Answer Key: Reading Books vs. Screens is different for kids

Lesson Plan:  “How Children Read Differently From Books vs. Screens”

II. While Reading Activities

Word Inference

  1. scrolling  |ˈskrōliNG| noun the action of moving displayed text or graphics up, down, or across on a computer screen in order to view different parts of them.
  2. format  |ˈfôrˌmat| noun the way in which something is arranged or set out: the format of the funeral service.
  3. amusement  |əˈmyo͞ozmənt| noun the state or experience of finding something funny: we looked with amusement at our horoscopes.
  4. fervently ˈfərvəntlē| adverb very enthusiastically or passionately: he fervently believes he’s doing the right thing | I fervently opposed the change.
  5. e-books |ˈēbo͝ok| noun an electronic version of a printed book that can be read on a computer or handheld device designed specifically for this purpose.
  6. master ˈmastər| verb [with object] 1 acquire complete knowledge or skill in (an accomplishment, technique, or art): I never mastered Latin.
  7. salient |ˈsālyənt| adjective 1 most noticeable or important: it succinctly covered all the salient points of the case. • prominent; conspicuous: it was always the salient object in my view.
  8. encourage  |inˈkərij| verb [with object] give support, confidence, or hope to (someone): we were encouraged by the success of this venture | (as adjective encouraged) : I feel much encouraged.
  9. infinite  |ˈinfənət| adjective 1 limitless or endless in space, extent, or size; impossible to measure or calculate: the infinite mercy of God | the infinite number of stars in the universe.
  10. contiguous |kənˈtiɡyo͞oəs| adjective • next or together in sequence: five hundred contiguous dictionary entries.

Source: New Oxford American Dictionary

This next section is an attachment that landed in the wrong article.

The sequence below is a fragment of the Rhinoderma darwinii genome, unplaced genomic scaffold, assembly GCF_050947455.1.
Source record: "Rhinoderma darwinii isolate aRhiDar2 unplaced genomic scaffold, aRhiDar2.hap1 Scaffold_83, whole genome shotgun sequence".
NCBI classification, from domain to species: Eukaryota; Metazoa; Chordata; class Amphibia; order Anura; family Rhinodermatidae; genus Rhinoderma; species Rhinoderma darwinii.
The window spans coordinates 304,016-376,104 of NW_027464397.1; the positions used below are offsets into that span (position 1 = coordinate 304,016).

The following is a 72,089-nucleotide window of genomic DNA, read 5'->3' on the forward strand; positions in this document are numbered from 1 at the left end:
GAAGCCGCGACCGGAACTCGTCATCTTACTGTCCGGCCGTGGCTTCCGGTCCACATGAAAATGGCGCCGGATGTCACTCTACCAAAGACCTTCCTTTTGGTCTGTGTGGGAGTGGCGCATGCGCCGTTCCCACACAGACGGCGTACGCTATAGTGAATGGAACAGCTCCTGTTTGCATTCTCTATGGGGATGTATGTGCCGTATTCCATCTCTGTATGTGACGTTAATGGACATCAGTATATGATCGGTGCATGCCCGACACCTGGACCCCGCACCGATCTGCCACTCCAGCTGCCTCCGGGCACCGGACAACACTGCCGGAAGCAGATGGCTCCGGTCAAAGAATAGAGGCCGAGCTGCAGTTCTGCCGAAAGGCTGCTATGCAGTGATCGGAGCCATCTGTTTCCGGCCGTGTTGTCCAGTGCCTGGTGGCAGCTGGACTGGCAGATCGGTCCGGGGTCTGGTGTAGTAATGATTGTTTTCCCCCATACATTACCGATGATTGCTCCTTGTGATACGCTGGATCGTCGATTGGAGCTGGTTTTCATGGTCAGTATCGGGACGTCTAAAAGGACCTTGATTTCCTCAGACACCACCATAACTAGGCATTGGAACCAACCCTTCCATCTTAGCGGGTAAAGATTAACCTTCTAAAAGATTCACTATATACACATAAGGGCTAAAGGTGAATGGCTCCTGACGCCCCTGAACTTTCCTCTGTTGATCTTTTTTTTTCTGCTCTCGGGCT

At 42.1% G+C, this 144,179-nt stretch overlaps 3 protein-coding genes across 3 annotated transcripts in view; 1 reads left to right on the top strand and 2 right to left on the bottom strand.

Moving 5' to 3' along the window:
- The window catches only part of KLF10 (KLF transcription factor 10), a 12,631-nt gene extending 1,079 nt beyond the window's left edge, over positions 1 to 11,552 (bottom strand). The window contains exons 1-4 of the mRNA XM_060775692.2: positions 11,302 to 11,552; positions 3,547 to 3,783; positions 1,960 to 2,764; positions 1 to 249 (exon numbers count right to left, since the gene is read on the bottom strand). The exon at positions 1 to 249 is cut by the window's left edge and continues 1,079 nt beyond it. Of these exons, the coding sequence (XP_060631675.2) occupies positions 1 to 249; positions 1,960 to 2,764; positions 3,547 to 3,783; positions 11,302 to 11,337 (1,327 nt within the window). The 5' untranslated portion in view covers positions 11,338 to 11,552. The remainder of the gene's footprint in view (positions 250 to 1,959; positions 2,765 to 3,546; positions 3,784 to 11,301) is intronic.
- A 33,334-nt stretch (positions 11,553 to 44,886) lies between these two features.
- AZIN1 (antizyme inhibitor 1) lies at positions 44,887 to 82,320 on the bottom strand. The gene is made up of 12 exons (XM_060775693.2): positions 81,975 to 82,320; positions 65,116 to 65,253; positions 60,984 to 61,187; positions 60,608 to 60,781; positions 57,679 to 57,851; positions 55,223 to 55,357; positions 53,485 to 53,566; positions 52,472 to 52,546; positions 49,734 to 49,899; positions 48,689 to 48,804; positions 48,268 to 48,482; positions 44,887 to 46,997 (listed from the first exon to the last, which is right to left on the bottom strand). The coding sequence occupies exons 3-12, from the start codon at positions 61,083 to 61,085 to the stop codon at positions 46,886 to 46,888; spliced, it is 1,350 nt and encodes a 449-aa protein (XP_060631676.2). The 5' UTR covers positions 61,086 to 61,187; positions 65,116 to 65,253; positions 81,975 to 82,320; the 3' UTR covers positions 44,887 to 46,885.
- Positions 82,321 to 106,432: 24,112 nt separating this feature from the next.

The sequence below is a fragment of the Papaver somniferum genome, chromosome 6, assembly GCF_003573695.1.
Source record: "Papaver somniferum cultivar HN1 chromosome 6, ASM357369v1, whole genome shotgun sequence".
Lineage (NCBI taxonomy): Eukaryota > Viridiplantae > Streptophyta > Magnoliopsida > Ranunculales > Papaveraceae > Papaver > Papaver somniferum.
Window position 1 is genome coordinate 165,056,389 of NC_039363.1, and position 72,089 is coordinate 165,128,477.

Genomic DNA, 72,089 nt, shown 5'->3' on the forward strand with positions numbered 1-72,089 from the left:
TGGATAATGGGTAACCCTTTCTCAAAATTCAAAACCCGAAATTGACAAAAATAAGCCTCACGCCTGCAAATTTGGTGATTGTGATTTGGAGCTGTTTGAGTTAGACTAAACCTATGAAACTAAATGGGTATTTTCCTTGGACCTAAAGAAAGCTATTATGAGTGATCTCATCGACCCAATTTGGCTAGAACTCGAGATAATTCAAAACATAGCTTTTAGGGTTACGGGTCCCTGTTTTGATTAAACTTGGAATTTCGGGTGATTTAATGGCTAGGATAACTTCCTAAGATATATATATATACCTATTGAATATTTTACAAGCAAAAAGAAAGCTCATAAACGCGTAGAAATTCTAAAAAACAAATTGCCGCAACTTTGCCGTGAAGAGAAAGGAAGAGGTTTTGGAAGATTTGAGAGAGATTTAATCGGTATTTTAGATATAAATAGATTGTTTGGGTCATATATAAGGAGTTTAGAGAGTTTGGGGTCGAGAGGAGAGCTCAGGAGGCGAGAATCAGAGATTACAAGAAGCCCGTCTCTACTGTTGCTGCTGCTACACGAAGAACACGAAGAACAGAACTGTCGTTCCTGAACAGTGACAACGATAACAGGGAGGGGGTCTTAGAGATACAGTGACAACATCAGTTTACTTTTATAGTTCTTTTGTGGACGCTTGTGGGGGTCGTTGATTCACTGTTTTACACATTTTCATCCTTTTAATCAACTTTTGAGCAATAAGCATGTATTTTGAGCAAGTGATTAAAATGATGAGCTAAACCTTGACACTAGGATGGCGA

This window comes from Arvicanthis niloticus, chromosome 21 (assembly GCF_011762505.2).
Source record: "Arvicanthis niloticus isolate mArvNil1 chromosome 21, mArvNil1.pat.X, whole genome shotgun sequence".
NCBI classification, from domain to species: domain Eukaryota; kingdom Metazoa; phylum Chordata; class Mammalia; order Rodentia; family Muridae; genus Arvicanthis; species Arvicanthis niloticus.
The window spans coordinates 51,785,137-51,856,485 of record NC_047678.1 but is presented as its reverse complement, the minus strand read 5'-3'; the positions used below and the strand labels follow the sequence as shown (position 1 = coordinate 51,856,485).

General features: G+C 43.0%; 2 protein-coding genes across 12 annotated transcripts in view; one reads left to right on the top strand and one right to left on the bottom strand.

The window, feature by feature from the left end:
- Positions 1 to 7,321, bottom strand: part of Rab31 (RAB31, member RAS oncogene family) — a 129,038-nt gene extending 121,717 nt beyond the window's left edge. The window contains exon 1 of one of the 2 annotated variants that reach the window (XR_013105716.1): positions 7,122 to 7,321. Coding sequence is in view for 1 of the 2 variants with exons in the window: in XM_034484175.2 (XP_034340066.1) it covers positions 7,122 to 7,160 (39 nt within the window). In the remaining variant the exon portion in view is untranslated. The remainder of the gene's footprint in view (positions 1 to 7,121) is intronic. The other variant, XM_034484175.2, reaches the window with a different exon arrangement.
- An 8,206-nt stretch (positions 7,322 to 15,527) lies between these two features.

Grammar Focus: Word -Recognition

In elementary school, she said, there’s an opportunity to start a conversation about the advantages of the different media: “It goes for print, goes for a digital screen, goes for audio, goes for video, they all have their uses — we need to make kids aware that not all media are best suited to all purposes.

Identify The  Speakers

Naomi Baron, who is professor emerita of linguistics at American University.

  1. “there are two components, the physical medium and the mind-set we bring to reading on that medium — and everything else sort of follows from that.”
  2. “With younger children it makes sense to stick with print to the extent that it is possible.”
  3. “In an ideal world, children would learn “how to read contiguous text for enjoyment, how to stop, how to reflect.”

Dr. Jenny Radesky, a developmental behavioral pediatrician who is an assistant professor of pediatrics at Michigan Medicine C.S. Mott Children’s Hospital in Ann Arbor.

  1. “…apps designed to teach reading in the early years of school rely on gamification meant to keep children engaged.”
  2. “What has been missing in remote schooling is the classroom context, the teacher as meaning maker, to tie it all together, helping it be more meaningful to you, not just a bunch of curricular components you’ve mastered.”

Dr. Tiffany Munzer, a developmental behavioral pediatrician at Mott Children’s Hospital.

  1. “Any time that parents are able to engage with family reading time is good, using whatever medium works best for them.”